Because the director, Paul, was more an artist type – he was an actor by trade – he hated dealing with the blue-haired ladies of Arts Council board, and he often left it to me or the program coordinator, Nancy, to deal with them. When he decided to go on vacation, even though we HAD no vacation, I was in charge in his absence.

I was very sad when the federal funding abruptly ran out.

I should note, however, that I learned a great deal working at FantaCo, the comic book store/mail order house/convention operator/publisher/distributor in Albany, and that has value to me.

What was the nicest group of people you’ve ever worked with?

It occurs to me that, because I was at FantaCo for 8.5 years, and the SBDC for 21.7 years, and counting, that for all sorts of reasons, the personalities changed quite a bit over time. So I’ll opt for the Arts Council staff. Not sure they were all nice; one of the sculptors was probably crazy, but I liked him. I was just looking at the staff photo a couple of weeks ago.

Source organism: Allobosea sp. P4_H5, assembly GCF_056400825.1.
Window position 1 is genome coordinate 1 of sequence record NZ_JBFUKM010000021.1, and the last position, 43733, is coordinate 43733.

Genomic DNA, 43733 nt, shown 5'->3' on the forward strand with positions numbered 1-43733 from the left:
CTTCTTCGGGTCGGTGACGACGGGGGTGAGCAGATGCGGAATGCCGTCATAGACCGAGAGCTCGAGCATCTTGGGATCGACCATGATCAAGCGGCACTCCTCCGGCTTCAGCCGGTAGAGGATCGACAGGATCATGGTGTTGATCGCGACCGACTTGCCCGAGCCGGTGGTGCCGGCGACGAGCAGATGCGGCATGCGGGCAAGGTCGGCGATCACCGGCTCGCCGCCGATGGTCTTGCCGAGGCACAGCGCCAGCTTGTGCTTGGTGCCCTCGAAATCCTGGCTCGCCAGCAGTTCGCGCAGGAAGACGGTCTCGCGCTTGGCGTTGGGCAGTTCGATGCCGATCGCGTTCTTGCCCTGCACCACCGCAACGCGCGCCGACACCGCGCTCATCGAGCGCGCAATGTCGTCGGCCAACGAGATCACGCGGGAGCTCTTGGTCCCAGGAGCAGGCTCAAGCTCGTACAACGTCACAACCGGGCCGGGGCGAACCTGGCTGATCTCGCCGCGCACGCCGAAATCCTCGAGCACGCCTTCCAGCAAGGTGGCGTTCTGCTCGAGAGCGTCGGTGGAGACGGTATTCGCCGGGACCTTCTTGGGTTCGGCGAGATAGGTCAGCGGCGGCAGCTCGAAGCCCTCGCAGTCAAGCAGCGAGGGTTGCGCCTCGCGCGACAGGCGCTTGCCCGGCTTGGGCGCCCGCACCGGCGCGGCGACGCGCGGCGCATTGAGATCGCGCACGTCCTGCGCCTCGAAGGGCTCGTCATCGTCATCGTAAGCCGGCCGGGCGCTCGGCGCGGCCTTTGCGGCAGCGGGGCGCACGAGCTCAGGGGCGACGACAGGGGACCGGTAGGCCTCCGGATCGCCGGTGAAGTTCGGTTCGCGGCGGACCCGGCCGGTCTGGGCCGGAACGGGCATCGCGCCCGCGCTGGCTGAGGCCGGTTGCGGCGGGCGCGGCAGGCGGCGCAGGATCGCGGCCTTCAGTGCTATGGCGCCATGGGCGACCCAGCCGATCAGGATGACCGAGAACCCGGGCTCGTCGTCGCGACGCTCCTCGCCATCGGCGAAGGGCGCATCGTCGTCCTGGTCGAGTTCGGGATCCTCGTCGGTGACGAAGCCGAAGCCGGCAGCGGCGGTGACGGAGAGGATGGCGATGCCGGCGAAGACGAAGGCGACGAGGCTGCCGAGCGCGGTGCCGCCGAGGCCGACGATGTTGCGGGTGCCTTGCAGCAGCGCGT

Library people, in general, are nice, but there was one library boss of three years I didn’t particularly get along with. And there was that two-year period when our whole organization was subsumed by this incompetent and evil external political beast, which, fortunately, had a very public takedown.

FantaCo was almost two different places before Mitch was fired/Raoul died in 1983, and afterward. I liked almost all of them, but it was very tough leaving, and I HAD to go because I was ODing on the horror film stuff, which wasn’t my thing.

I should note that one of the worst places I worked was Binghamton City Hall in the spring of 1975, when I dropped out of college. Part of my job was to empty the wastebaskets of the local cops, and they seemed to have disdain for the lowly janitor. The sole exception was the local captain, who engaged me in interesting conversation.